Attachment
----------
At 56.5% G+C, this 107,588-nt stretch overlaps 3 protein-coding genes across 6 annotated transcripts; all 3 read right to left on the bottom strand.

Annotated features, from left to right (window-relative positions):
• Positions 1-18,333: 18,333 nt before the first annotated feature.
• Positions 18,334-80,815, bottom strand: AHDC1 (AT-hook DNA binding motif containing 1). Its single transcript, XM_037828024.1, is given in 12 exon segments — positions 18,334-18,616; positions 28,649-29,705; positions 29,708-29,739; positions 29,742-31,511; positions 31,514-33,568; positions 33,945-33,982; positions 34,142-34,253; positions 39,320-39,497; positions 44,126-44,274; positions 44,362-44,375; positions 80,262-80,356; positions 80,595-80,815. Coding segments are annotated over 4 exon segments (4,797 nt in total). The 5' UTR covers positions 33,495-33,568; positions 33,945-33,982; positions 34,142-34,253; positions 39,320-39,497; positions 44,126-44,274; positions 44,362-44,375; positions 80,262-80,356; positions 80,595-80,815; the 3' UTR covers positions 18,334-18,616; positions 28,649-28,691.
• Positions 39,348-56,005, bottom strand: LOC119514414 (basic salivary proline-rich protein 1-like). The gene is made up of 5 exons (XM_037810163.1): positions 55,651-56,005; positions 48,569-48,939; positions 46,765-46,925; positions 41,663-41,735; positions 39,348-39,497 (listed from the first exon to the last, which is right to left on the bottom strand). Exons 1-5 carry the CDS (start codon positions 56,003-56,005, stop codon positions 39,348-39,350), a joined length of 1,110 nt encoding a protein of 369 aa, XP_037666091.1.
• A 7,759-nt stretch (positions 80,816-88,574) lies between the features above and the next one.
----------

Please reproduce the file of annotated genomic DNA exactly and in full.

At 56.5% G+C, this 107,588-nt stretch overlaps 3 protein-coding genes across 6 annotated transcripts; all 3 read right to left on the bottom strand.

Annotated features, from left to right (window-relative positions):
• Positions 1-18,333: 18,333 nt before the first annotated feature.
• Positions 18,334-80,815, bottom strand: AHDC1 (AT-hook DNA binding motif containing 1). Its single transcript, XM_037828024.1, is given in 12 exon segments — positions 18,334-18,616; positions 28,649-29,705; positions 29,708-29,739; positions 29,742-31,511; positions 31,514-33,568; positions 33,945-33,982; positions 34,142-34,253; positions 39,320-39,497; positions 44,126-44,274; positions 44,362-44,375; positions 80,262-80,356; positions 80,595-80,815. Coding segments are annotated over 4 exon segments (4,797 nt in total). The 5' UTR covers positions 33,495-33,568; positions 33,945-33,982; positions 34,142-34,253; positions 39,320-39,497; positions 44,126-44,274; positions 44,362-44,375; positions 80,262-80,356; positions 80,595-80,815; the 3' UTR covers positions 18,334-18,616; positions 28,649-28,691.
• Positions 39,348-56,005, bottom strand: LOC119514414 (basic salivary proline-rich protein 1-like). The gene is made up of 5 exons (XM_037810163.1): positions 55,651-56,005; positions 48,569-48,939; positions 46,765-46,925; positions 41,663-41,735; positions 39,348-39,497 (listed from the first exon to the last, which is right to left on the bottom strand). Exons 1-5 carry the CDS (start codon positions 56,003-56,005, stop codon positions 39,348-39,350), a joined length of 1,110 nt encoding a protein of 369 aa, XP_037666091.1.
• A 7,759-nt stretch (positions 80,816-88,574) lies between the features above and the next one.